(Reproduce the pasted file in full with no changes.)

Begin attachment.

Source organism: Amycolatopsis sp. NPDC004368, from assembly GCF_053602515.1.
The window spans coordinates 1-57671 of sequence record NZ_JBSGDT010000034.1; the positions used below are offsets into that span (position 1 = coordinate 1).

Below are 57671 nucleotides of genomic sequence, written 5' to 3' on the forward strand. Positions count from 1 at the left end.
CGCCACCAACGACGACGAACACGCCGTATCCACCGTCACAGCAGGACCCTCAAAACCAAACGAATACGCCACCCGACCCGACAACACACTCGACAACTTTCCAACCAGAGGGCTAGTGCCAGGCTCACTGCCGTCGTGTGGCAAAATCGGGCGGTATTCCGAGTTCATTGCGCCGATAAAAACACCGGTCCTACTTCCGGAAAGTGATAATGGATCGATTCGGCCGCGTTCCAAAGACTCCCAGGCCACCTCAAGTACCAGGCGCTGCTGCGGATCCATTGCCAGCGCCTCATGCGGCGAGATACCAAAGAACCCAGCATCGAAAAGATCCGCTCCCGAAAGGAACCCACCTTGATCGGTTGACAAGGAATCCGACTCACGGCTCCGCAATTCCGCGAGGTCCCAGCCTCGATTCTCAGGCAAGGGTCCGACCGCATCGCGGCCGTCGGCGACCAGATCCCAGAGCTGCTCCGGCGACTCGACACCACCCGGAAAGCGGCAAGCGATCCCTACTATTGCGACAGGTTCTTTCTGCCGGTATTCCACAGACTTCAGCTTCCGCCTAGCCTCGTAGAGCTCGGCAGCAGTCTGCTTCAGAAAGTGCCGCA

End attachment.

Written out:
Source organism: Amycolatopsis sp. NPDC004368, from assembly GCF_053602515.1.
The window spans coordinates 1-57671 of sequence record NZ_JBSGDT010000034.1; the positions used below are offsets into that span (position 1 = coordinate 1).

Below are 57671 nucleotides of genomic sequence, written 5' to 3' on the forward strand. Positions count from 1 at the left end.
CGCCACCAACGACGACGAACACGCCGTATCCACCGTCACAGCAGGACCCTCAAAACCAAACGAATACGCCACCCGACCCGACAACACACTCGACAACTTTCCAACCAGAGGGCTAGTGCCAGGCTCACTGCCGTCGTGTGGCAAAATCGGGCGGTATTCCGAGTTCATTGCGCCGATAAAAACACCGGTCCTACTTCCGGAAAGTGATAATGGATCGATTCGGCCGCGTTCCAAAGACTCCCAGGCCACCTCAAGTACCAGGCGCTGCTGCGGATCCATTGCCAGCGCCTCATGCGGCGAGATACCAAAGAACCCAGCATCGAAAAGATCCGCTCCCGAAAGGAACCCACCTTGATCGGTTGACAAGGAATCCGACTCACGGCTCCGCAATTCCGCGAGGTCCCAGCCTCGATTCTCAGGCAAGGGTCCGACCGCATCGCGGCCGTCGGCGACCAGATCCCAGAGCTGCTCCGGCGACTCGACACCACCCGGAAAGCGGCAAGCGATCCCTACTATTGCGACAGGTTCTTTCTGCCGGTATTCCACAGACTTCAGCTTCCGCCTAGCCTCGTAGAGCTCGGCAGCAGTCTGCTTCAGAAAGTGCCGCA